Earthquake Triggers Tsunami, Claims Lives in Chile
Fears of a larger tsunami for the Pacific reason have dissipated as nation braces for aftershocks and assesses the damage done
A tsunami warning has been lifted in Chile, but the country is still assessing the damage after a massive 8.3 magnitude earthquake shook buildings, claimed lives, and did trigger large waves that swept into coastal towns overnight.
After the initial quake late Wednesday night, the Pacific Tsunami Warning Center (PTWC) issued a series of warnings for low-lying island states across the Pacific, including Hawaii and French Polynesia. Though waves did wash ashore in Chile, the impact across longer distances have reportedly been slight.
According to the most recent update from Reuters:
Strong aftershocks rippled through Chile on Thursday after a magnitude 8.3 earthquake that killed at least eight people and slammed powerful waves into coastal towns, forcing more than a million people from their homes.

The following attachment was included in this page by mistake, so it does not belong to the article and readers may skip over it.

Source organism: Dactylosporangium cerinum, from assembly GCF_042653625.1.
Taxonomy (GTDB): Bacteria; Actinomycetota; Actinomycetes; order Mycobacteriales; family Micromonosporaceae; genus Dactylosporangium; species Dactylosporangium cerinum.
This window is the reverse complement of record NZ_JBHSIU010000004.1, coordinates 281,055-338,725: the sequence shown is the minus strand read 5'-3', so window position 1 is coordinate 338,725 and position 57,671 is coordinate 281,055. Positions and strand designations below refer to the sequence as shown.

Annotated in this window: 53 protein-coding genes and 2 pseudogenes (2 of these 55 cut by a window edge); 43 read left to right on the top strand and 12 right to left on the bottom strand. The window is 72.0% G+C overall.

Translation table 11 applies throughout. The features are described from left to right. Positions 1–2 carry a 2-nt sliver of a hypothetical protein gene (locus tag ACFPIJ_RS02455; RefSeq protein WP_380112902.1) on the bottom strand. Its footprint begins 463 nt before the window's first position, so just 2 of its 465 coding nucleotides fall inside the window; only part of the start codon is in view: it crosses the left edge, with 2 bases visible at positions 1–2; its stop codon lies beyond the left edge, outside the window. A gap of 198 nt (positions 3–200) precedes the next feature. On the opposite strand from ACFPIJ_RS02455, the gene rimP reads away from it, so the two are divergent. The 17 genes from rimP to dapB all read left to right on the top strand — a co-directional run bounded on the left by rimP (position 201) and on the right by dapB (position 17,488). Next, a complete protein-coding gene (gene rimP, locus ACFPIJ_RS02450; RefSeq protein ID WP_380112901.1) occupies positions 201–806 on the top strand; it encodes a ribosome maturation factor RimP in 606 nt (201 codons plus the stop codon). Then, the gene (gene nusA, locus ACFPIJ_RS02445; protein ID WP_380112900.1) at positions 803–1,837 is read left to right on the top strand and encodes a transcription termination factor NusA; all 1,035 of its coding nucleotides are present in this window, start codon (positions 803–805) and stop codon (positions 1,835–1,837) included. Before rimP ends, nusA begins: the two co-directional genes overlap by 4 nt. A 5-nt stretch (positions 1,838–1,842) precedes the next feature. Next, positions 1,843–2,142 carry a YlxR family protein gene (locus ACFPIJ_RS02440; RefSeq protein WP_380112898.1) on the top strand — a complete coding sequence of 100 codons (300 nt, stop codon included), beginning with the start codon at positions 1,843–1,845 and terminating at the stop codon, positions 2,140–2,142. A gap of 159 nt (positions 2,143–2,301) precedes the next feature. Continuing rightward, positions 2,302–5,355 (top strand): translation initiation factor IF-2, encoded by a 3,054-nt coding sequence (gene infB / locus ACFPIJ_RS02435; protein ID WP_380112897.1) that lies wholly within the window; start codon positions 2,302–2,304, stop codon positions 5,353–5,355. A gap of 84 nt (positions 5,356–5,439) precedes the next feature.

The government ordered evacuations from coastal areas after the powerful quake hit on Wednesday evening, seeking to avoid a repeat of a quake disaster in 2010 when authorities were slow to warn of a tsunami that killed hundreds.
As the risk subsided, the government lifted its tsunami warning on Thursday morning.
The quake and heavy waves afterward caused flooding in coastal towns, damaged buildings and knocked out power in the worst hit areas of central Chile. It shook buildings in the capital city of Santiago about 280 km (175 miles) to the south.
Agence France-Presse provided this news footage from Chile:
And updates, including images and video, continue to be shared on Twitter: